An accident has occurred. On its face to you, it looks like a classic slam dunk case but the more you speak to lawyers, the more they refuse to handle your personal injury case. Why? There are 5 basic factors to determine the likelihood as to whether an attorney will take your case:
This is always the starting point. The more clearly the issue of whose was at fault for the accident, the more likely an attorney will take your case. Has a police officer issued a ticket to the opposing party? Was a police report issued that clearly states which party is at fault? Rule of thumbs: Though not required, it always helps to have a police report which affirmatively apportions fault to the opposing party. Anything less than a clear-cut assignment of fault will cause most attorneys to shy away from your case. Keep in mind that the police is not always required to issue a police report depending on the severity of the accident. Notwithstanding, in some cases where there is no police report, the opposing party will admit fault and inform their insurance company and this generally suffices for an attorney to move forward to the next step of assessment.
2. Property Damage
Must your car be terribly damaged before you have a good case? No. That said, attorneys may partly assess the strength of your case based on the extent of damage to the automobiles involved in the accident. The less the damage, especially with respect to the property damage sustained by the automobile of the diver who was at fault, the less chance that an attorney will accept the case. When the damage is very little, the third party’s insurance company will likely contest liability for personal injury damages on the grounds that the injuries suffered were not caused by the accident or that the extent of treatment and medical expenses incurred is not justified by the accident.
3. Personal Injury
This is one of the biggest keys after concluding on the issue of fault. The more the injuries, the higher chance an attorney will take your case. Conversely, the less severe your injuries are, the greater chance that an attorney will not take your case. For instance, you have been rear-ended in an accident. The police arrived on the scene and issued a ticket against the other driver. However, you don’t feel any pains or otherwise did not sustain any visible injuries. Further, you have visited your primary physician and been discharged without any need for physical therapy. In this situation, since the injury sustained is not substantial, it is likely that an attorney will not accept your case because the potential award may not be worth the time and effort required for your case.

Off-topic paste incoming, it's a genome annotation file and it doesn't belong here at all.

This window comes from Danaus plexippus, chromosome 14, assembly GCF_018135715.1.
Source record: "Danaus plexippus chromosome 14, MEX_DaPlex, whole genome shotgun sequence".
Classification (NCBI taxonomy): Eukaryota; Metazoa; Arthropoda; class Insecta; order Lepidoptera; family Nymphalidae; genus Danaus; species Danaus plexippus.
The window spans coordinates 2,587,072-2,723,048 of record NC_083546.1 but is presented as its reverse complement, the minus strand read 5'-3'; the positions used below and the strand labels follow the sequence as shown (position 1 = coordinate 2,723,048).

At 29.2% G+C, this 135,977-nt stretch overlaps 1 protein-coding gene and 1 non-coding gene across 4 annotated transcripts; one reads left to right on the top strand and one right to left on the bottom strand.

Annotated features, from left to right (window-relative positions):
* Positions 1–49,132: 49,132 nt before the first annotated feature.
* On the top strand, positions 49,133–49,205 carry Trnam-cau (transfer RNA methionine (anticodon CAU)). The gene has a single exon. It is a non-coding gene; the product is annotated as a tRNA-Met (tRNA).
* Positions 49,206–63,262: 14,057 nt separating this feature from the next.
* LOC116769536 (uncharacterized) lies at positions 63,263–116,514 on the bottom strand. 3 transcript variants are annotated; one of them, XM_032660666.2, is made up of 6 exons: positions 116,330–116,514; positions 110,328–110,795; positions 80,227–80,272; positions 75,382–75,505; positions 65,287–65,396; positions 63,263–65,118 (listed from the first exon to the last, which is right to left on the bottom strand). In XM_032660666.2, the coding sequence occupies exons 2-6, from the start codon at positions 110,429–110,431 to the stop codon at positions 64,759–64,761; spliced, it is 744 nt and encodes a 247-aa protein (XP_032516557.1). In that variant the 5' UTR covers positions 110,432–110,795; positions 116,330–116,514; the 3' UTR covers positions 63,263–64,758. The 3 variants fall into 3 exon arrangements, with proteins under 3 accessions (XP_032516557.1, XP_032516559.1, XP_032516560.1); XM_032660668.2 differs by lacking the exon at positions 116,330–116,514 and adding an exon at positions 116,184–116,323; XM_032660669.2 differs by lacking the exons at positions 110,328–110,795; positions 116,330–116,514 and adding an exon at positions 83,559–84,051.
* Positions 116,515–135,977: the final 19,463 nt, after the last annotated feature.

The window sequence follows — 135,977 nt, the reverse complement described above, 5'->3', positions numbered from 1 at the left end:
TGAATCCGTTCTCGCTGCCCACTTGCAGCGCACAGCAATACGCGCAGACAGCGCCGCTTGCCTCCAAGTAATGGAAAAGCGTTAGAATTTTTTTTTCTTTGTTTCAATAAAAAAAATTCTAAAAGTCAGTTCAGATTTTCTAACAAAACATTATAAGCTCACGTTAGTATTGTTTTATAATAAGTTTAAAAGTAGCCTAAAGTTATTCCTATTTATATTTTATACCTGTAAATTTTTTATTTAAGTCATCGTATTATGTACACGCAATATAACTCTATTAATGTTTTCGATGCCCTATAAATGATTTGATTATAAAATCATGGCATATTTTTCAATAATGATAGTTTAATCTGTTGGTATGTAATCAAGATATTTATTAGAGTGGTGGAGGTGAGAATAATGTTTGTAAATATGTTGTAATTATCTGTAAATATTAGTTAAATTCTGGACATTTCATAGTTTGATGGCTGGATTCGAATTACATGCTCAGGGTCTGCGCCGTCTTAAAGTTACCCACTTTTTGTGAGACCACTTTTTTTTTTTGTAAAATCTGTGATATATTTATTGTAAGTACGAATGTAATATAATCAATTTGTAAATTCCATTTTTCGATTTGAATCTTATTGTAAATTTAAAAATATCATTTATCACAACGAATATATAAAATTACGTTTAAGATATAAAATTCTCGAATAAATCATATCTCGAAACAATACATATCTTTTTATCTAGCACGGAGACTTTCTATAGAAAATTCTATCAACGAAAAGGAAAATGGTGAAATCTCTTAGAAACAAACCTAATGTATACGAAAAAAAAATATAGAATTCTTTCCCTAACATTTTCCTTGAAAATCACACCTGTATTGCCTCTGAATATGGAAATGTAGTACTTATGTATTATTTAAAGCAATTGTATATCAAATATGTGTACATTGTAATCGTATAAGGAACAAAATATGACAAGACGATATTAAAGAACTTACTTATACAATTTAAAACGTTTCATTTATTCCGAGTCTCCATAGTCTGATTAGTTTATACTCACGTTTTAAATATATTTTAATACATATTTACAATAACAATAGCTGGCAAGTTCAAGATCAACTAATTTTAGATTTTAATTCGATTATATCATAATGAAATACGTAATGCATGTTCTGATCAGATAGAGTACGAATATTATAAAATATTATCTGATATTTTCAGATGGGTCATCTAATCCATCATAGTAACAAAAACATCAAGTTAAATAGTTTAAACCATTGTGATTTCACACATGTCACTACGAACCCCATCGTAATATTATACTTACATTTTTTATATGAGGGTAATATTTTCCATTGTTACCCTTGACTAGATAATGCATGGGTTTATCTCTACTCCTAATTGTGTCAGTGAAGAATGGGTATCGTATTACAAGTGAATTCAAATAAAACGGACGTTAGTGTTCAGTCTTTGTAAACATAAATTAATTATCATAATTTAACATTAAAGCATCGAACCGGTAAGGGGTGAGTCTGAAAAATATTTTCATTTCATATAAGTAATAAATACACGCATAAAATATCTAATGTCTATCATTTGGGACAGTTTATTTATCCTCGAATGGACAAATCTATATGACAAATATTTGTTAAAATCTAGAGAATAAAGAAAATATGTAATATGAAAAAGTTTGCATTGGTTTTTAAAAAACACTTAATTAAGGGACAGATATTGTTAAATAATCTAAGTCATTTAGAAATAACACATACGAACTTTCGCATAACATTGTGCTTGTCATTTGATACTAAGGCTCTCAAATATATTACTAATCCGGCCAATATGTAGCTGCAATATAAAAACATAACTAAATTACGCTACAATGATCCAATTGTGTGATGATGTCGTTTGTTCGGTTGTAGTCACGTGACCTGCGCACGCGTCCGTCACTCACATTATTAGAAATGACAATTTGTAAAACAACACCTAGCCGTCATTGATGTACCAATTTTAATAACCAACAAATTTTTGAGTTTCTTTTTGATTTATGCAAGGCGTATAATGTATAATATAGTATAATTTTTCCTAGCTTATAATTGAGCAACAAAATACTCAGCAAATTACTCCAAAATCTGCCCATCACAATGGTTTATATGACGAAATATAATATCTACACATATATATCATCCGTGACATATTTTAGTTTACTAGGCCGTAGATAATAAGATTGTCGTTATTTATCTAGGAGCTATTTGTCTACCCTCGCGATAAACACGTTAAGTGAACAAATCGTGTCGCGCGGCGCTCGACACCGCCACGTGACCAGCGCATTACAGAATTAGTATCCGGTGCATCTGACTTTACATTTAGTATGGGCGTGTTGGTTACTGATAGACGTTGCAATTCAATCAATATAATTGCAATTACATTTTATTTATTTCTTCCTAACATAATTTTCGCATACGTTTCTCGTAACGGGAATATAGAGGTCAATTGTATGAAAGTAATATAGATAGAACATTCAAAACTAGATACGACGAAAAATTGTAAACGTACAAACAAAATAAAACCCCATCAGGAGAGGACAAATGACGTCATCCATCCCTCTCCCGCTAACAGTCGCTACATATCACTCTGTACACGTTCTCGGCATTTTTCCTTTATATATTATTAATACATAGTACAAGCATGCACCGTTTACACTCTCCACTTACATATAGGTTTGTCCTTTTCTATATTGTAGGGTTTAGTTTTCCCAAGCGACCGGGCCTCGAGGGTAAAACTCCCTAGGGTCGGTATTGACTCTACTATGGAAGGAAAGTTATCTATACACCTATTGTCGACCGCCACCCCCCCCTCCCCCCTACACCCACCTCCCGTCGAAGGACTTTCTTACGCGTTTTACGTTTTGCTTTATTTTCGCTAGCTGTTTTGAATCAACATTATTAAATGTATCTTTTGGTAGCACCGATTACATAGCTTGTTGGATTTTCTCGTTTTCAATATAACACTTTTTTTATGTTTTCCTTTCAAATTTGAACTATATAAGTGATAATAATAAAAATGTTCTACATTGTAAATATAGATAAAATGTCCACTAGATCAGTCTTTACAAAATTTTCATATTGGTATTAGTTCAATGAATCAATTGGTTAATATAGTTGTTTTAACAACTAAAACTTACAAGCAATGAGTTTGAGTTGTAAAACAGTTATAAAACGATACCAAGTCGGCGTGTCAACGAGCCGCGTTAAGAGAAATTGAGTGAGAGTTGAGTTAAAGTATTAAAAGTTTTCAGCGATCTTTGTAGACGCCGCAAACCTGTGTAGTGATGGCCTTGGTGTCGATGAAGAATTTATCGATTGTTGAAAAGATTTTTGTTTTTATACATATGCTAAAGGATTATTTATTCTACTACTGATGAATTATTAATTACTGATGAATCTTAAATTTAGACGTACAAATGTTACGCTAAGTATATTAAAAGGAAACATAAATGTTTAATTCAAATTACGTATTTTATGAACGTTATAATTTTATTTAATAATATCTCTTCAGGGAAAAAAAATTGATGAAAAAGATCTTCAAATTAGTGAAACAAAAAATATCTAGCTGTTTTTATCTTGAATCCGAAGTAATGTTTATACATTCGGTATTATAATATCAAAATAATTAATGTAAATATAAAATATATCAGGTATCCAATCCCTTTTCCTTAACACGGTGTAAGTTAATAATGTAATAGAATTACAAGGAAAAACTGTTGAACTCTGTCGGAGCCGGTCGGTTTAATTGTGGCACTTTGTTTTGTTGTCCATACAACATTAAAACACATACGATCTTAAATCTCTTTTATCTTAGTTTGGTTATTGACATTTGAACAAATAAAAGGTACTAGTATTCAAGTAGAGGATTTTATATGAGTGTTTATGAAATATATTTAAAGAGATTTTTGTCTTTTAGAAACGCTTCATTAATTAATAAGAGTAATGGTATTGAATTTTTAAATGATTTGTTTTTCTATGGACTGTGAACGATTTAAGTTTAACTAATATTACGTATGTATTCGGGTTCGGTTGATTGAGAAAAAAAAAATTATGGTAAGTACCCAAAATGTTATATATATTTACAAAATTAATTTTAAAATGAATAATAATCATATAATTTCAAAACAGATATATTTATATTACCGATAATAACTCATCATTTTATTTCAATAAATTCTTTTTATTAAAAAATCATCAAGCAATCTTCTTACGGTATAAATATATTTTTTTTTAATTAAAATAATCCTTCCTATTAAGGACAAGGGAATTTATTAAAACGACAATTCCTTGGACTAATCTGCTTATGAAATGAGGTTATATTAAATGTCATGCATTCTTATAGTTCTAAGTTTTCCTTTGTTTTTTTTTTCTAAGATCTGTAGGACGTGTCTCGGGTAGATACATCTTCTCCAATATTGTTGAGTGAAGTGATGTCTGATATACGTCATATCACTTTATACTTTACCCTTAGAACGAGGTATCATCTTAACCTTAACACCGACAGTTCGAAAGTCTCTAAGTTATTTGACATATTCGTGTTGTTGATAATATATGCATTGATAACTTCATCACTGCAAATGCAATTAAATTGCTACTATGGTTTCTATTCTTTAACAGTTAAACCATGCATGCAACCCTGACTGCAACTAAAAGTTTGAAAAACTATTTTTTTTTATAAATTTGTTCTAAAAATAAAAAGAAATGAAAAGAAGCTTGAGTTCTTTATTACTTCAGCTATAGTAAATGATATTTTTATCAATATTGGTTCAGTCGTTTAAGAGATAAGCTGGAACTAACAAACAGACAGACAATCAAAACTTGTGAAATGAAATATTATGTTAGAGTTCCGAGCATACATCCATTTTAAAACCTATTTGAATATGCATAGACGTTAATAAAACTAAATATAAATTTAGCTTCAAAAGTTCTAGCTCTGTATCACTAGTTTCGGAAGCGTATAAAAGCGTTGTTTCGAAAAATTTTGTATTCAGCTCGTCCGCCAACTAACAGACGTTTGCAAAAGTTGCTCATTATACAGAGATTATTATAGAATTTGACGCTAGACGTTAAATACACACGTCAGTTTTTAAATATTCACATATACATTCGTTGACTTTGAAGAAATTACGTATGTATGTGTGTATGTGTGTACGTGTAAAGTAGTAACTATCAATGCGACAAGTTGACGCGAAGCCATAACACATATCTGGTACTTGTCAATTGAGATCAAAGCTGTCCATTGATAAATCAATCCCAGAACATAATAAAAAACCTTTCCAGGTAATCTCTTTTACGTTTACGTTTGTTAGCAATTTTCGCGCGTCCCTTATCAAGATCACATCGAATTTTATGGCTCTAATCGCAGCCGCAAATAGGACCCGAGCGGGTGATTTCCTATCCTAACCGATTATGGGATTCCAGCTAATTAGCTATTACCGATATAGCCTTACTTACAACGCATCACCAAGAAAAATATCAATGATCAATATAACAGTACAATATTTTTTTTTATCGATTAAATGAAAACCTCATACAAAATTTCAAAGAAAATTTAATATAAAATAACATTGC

In order to have a viable personal injury lawsuit or claim, your personal injury or injuries must have been caused by the negligence of another person or entity. Generally speaking, when a person or entity acts in a careless manner and causes injury to someone else, the careless person or entity will usually be legally responsible or liable for their injury or injuries and any other resulting harms under the legal principle of “negligence.”
5. Monetary Damages
Monetary damages must be evident for an attorney to take your case. There are two classes of monetary damages namely ‘economic’ and ‘non-economic’. The basis for economic damages are tangible out of pocket expenses that you incurred such as medical bills, car rental expenses, towing charges, and wages lost while obtaining medical care from your physician, chiropractor, physical therapist or medical provider. Non-economic damages refer to intangible losses caused by the accident such as pain and suffering, reduced quality of life, reduced earning capacity and loss of consortium (only for married couples in Maryland).
This is only a basic list for illustration purposes. It goes without saying that legal matters that require the input of an attorney are complex and needs a more in-depth analysis that is beyond the scope of this article. Therefore, it is advisable to seek the consultation of an experienced personal injury lawyer before going at it alone or otherwise unwittingly compromising your case. Call us at (301) 453-7177 for a free consultation.